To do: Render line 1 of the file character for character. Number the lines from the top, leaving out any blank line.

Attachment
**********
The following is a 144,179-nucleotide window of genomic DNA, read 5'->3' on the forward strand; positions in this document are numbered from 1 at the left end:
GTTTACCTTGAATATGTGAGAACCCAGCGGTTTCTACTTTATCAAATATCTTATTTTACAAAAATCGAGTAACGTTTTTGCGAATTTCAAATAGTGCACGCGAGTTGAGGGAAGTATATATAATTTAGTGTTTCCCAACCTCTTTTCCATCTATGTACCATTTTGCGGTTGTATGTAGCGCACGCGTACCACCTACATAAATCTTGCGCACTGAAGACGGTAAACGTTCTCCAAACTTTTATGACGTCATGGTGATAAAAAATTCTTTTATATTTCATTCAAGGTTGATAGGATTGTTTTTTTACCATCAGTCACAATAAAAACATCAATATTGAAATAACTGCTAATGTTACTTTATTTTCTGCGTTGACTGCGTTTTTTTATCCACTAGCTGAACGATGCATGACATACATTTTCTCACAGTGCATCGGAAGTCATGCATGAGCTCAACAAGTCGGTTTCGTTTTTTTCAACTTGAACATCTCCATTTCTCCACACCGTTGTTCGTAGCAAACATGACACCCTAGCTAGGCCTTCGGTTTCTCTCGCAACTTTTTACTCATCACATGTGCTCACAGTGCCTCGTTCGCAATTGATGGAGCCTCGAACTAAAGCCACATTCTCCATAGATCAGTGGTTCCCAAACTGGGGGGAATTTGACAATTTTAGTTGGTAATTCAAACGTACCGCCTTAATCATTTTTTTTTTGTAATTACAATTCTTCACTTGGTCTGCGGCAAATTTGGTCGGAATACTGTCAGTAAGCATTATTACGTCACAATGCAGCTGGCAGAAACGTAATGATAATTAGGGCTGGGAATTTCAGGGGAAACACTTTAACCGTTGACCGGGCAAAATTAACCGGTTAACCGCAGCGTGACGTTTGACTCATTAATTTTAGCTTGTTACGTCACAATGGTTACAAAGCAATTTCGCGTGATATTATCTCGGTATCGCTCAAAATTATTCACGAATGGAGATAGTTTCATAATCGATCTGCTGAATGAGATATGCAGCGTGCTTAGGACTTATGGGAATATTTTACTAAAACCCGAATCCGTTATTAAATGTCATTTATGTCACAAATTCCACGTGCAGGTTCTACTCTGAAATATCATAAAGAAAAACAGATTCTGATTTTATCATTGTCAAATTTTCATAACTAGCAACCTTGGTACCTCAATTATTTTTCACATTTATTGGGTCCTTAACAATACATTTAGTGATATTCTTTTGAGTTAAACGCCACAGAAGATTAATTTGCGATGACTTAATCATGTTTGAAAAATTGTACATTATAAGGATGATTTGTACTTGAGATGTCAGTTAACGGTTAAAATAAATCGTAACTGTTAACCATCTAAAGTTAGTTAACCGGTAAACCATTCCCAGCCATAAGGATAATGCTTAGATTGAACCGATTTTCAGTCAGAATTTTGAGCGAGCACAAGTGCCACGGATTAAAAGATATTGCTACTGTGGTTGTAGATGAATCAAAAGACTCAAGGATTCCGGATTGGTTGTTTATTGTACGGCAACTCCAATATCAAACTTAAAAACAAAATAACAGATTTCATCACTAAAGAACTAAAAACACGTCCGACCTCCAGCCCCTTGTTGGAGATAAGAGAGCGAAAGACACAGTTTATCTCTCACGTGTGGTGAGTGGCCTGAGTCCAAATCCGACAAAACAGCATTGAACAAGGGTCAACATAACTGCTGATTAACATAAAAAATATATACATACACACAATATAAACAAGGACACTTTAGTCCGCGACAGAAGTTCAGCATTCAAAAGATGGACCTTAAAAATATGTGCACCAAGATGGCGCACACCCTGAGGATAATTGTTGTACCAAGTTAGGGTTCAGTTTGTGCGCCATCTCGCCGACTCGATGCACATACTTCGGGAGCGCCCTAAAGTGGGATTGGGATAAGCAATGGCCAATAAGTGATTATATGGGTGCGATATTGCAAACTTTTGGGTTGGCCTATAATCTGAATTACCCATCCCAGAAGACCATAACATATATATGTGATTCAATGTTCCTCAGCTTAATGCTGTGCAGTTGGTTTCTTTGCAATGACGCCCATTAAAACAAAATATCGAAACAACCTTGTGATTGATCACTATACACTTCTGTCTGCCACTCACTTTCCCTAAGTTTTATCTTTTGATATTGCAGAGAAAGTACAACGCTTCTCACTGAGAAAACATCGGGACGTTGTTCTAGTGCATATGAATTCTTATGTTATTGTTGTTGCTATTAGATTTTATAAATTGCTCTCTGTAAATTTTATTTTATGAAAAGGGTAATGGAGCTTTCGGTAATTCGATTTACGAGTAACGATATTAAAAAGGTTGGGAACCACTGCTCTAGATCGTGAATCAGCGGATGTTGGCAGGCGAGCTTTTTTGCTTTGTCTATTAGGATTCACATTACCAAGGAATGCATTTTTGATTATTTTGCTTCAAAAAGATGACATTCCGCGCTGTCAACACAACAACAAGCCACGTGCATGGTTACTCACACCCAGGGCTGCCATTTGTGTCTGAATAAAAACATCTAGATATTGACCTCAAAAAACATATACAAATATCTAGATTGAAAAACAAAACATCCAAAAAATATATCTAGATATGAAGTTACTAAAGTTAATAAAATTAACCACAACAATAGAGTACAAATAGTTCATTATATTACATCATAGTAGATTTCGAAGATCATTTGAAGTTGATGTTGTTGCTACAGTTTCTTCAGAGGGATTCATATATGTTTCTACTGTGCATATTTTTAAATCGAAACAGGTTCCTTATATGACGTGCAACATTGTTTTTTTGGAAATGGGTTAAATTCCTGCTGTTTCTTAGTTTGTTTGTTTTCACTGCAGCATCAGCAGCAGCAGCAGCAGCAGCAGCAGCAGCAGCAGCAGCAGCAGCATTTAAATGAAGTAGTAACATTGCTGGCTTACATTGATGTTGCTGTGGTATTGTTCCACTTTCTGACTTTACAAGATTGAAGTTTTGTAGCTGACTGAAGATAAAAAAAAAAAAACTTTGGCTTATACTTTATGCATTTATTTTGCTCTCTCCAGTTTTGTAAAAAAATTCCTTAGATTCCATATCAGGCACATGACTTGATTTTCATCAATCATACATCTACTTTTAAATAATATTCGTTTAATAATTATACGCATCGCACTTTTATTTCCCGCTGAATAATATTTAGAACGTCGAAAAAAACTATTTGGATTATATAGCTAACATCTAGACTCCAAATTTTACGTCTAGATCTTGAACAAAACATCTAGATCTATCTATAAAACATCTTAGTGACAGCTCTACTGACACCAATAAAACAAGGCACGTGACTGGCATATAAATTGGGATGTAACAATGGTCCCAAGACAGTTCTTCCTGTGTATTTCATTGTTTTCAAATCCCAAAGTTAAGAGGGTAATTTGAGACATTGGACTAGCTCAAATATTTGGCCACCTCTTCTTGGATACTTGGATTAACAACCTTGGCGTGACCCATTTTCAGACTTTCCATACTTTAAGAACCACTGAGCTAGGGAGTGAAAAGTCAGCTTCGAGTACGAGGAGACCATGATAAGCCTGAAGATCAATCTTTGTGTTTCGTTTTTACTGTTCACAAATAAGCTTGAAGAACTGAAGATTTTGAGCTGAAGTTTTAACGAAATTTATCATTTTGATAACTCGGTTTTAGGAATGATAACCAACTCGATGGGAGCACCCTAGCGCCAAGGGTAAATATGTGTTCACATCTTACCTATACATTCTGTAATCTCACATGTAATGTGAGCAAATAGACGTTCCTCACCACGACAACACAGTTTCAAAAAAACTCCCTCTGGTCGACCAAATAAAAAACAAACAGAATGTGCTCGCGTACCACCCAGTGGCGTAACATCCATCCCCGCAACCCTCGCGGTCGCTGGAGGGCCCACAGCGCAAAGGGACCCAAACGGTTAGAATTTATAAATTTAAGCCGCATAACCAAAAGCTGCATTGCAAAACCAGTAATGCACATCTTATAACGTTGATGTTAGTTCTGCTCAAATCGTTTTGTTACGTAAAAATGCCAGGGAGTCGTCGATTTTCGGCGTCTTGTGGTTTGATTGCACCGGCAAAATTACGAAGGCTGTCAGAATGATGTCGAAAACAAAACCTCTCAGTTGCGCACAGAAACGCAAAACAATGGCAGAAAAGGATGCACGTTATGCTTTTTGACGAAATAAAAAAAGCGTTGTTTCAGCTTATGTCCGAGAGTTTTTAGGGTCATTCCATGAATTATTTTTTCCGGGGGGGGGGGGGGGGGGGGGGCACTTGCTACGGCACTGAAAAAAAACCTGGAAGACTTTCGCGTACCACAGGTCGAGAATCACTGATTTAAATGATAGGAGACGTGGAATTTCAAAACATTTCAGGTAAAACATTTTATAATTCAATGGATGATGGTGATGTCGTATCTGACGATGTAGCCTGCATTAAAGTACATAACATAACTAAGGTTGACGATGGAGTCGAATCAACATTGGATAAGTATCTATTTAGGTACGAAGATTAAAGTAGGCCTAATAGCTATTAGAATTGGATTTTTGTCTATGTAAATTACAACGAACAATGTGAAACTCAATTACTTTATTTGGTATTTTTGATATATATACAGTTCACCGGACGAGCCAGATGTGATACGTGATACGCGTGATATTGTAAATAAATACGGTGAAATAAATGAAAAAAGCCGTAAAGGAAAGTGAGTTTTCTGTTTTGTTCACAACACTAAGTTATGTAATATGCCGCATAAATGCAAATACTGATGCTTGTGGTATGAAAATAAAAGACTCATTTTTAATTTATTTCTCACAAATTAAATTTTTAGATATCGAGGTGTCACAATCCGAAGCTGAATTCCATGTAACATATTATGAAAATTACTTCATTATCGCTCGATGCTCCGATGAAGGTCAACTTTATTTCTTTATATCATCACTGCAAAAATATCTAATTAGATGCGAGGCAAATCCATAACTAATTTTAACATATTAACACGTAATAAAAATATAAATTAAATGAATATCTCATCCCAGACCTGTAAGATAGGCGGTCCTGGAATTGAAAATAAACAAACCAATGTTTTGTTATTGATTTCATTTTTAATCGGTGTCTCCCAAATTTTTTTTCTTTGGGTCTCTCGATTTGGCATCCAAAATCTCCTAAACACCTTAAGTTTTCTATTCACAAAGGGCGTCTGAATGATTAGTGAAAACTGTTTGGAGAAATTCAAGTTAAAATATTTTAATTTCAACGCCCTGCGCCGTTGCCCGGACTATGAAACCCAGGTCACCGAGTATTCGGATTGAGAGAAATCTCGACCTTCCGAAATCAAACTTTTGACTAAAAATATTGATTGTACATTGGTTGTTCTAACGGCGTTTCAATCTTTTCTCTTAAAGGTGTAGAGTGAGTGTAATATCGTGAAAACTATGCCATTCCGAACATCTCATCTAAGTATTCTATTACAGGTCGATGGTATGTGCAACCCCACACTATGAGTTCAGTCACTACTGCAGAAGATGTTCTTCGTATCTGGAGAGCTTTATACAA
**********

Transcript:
The following is a 144,179-nucleotide window of genomic DNA, read 5'->3' on the forward strand; positions in this document are numbered from 1 at the left end: